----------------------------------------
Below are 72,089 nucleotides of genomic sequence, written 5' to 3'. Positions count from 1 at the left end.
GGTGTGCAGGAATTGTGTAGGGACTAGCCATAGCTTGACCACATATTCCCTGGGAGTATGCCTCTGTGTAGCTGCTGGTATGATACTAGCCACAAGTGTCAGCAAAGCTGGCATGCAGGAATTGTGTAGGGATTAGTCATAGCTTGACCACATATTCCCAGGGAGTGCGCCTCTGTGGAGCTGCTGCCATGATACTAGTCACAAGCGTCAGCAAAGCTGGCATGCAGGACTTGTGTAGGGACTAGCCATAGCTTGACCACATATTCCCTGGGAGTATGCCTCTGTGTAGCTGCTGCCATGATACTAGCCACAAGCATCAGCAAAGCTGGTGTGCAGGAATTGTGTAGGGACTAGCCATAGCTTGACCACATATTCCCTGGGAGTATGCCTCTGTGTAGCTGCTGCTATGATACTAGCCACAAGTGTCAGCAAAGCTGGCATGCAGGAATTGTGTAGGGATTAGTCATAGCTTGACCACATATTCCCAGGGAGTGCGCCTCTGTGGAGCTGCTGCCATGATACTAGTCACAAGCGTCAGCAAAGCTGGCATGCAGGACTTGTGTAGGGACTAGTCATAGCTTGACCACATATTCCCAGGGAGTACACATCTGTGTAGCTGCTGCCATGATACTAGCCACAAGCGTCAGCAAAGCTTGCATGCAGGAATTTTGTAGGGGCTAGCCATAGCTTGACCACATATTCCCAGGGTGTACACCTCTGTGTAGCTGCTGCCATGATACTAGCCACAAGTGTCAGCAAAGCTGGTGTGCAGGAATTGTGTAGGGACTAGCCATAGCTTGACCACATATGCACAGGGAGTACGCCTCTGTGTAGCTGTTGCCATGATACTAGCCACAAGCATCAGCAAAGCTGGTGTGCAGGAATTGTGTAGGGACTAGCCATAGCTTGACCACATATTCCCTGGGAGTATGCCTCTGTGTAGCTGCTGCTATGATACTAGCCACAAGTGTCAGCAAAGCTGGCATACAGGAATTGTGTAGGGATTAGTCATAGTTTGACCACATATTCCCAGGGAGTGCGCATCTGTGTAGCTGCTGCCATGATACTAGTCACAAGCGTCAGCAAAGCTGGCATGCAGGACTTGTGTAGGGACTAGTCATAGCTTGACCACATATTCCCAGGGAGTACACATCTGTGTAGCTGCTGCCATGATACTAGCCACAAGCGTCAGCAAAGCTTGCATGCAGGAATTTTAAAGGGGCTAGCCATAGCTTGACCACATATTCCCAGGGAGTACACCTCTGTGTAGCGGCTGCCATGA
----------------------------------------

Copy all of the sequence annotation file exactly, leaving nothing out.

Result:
Below are 72,089 nucleotides of genomic sequence, written 5' to 3'. Positions count from 1 at the left end.
GGTGTGCAGGAATTGTGTAGGGACTAGCCATAGCTTGACCACATATTCCCTGGGAGTATGCCTCTGTGTAGCTGCTGGTATGATACTAGCCACAAGTGTCAGCAAAGCTGGCATGCAGGAATTGTGTAGGGATTAGTCATAGCTTGACCACATATTCCCAGGGAGTGCGCCTCTGTGGAGCTGCTGCCATGATACTAGTCACAAGCGTCAGCAAAGCTGGCATGCAGGACTTGTGTAGGGACTAGCCATAGCTTGACCACATATTCCCTGGGAGTATGCCTCTGTGTAGCTGCTGCCATGATACTAGCCACAAGCATCAGCAAAGCTGGTGTGCAGGAATTGTGTAGGGACTAGCCATAGCTTGACCACATATTCCCTGGGAGTATGCCTCTGTGTAGCTGCTGCTATGATACTAGCCACAAGTGTCAGCAAAGCTGGCATGCAGGAATTGTGTAGGGATTAGTCATAGCTTGACCACATATTCCCAGGGAGTGCGCCTCTGTGGAGCTGCTGCCATGATACTAGTCACAAGCGTCAGCAAAGCTGGCATGCAGGACTTGTGTAGGGACTAGTCATAGCTTGACCACATATTCCCAGGGAGTACACATCTGTGTAGCTGCTGCCATGATACTAGCCACAAGCGTCAGCAAAGCTTGCATGCAGGAATTTTGTAGGGGCTAGCCATAGCTTGACCACATATTCCCAGGGTGTACACCTCTGTGTAGCTGCTGCCATGATACTAGCCACAAGTGTCAGCAAAGCTGGTGTGCAGGAATTGTGTAGGGACTAGCCATAGCTTGACCACATATGCACAGGGAGTACGCCTCTGTGTAGCTGTTGCCATGATACTAGCCACAAGCATCAGCAAAGCTGGTGTGCAGGAATTGTGTAGGGACTAGCCATAGCTTGACCACATATTCCCTGGGAGTATGCCTCTGTGTAGCTGCTGCTATGATACTAGCCACAAGTGTCAGCAAAGCTGGCATACAGGAATTGTGTAGGGATTAGTCATAGTTTGACCACATATTCCCAGGGAGTGCGCATCTGTGTAGCTGCTGCCATGATACTAGTCACAAGCGTCAGCAAAGCTGGCATGCAGGACTTGTGTAGGGACTAGTCATAGCTTGACCACATATTCCCAGGGAGTACACATCTGTGTAGCTGCTGCCATGATACTAGCCACAAGCGTCAGCAAAGCTTGCATGCAGGAATTTTAAAGGGGCTAGCCATAGCTTGACCACATATTCCCAGGGAGTACACCTCTGTGTAGCGGCTGCCATGA